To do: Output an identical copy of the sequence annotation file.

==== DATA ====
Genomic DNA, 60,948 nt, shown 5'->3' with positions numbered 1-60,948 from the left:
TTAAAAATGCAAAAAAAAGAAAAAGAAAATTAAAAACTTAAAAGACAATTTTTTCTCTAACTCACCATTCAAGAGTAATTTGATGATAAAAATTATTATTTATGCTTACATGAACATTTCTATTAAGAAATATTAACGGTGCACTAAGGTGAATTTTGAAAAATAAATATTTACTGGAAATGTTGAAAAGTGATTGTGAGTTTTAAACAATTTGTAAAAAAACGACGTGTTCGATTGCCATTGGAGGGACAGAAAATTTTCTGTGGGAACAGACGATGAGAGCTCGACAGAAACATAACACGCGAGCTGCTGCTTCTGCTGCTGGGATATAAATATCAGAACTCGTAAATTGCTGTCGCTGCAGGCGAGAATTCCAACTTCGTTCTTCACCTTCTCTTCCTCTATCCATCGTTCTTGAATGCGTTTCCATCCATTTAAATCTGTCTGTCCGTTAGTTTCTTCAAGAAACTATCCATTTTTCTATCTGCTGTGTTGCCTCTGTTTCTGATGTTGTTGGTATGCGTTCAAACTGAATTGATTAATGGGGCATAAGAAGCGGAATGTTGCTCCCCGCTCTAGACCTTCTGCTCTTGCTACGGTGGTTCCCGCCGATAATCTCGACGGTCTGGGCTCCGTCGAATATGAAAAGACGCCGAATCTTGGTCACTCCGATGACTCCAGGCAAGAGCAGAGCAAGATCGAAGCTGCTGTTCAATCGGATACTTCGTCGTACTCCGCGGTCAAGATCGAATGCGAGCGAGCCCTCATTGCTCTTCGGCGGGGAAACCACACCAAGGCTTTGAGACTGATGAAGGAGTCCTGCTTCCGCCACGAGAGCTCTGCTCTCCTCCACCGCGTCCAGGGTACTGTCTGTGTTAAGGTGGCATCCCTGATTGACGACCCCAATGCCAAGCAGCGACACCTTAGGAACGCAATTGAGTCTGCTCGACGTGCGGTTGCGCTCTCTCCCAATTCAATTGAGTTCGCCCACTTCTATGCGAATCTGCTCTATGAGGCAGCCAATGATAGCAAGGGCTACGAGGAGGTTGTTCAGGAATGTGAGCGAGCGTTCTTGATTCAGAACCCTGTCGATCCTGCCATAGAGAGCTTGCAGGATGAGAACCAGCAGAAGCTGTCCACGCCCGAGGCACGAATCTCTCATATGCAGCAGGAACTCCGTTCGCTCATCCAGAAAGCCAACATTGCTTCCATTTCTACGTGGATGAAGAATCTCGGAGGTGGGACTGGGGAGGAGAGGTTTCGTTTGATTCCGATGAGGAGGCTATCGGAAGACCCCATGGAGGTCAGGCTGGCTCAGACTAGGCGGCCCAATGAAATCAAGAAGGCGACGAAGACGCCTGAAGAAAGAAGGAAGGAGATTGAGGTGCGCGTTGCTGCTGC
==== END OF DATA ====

Genomic DNA, 60,948 nt, shown 5'->3' with positions numbered 1-60,948 from the left:
TTAAAAATGCAAAAAAAAGAAAAAGAAAATTAAAAACTTAAAAGACAATTTTTTCTCTAACTCACCATTCAAGAGTAATTTGATGATAAAAATTATTATTTATGCTTACATGAACATTTCTATTAAGAAATATTAACGGTGCACTAAGGTGAATTTTGAAAAATAAATATTTACTGGAAATGTTGAAAAGTGATTGTGAGTTTTAAACAATTTGTAAAAAAACGACGTGTTCGATTGCCATTGGAGGGACAGAAAATTTTCTGTGGGAACAGACGATGAGAGCTCGACAGAAACATAACACGCGAGCTGCTGCTTCTGCTGCTGGGATATAAATATCAGAACTCGTAAATTGCTGTCGCTGCAGGCGAGAATTCCAACTTCGTTCTTCACCTTCTCTTCCTCTATCCATCGTTCTTGAATGCGTTTCCATCCATTTAAATCTGTCTGTCCGTTAGTTTCTTCAAGAAACTATCCATTTTTCTATCTGCTGTGTTGCCTCTGTTTCTGATGTTGTTGGTATGCGTTCAAACTGAATTGATTAATGGGGCATAAGAAGCGGAATGTTGCTCCCCGCTCTAGACCTTCTGCTCTTGCTACGGTGGTTCCCGCCGATAATCTCGACGGTCTGGGCTCCGTCGAATATGAAAAGACGCCGAATCTTGGTCACTCCGATGACTCCAGGCAAGAGCAGAGCAAGATCGAAGCTGCTGTTCAATCGGATACTTCGTCGTACTCCGCGGTCAAGATCGAATGCGAGCGAGCCCTCATTGCTCTTCGGCGGGGAAACCACACCAAGGCTTTGAGACTGATGAAGGAGTCCTGCTTCCGCCACGAGAGCTCTGCTCTCCTCCACCGCGTCCAGGGTACTGTCTGTGTTAAGGTGGCATCCCTGATTGACGACCCCAATGCCAAGCAGCGACACCTTAGGAACGCAATTGAGTCTGCTCGACGTGCGGTTGCGCTCTCTCCCAATTCAATTGAGTTCGCCCACTTCTATGCGAATCTGCTCTATGAGGCAGCCAATGATAGCAAGGGCTACGAGGAGGTTGTTCAGGAATGTGAGCGAGCGTTCTTGATTCAGAACCCTGTCGATCCTGCCATAGAGAGCTTGCAGGATGAGAACCAGCAGAAGCTGTCCACGCCCGAGGCACGAATCTCTCATATGCAGCAGGAACTCCGTTCGCTCATCCAGAAAGCCAACATTGCTTCCATTTCTACGTGGATGAAGAATCTCGGAGGTGGGACTGGGGAGGAGAGGTTTCGTTTGATTCCGATGAGGAGGCTATCGGAAGACCCCATGGAGGTCAGGCTGGCTCAGACTAGGCGGCCCAATGAAATCAAGAAGGCGACGAAGACGCCTGAAGAAAGAAGGAAGGAGATTGAGGTGCGCGTTGCTGCTGC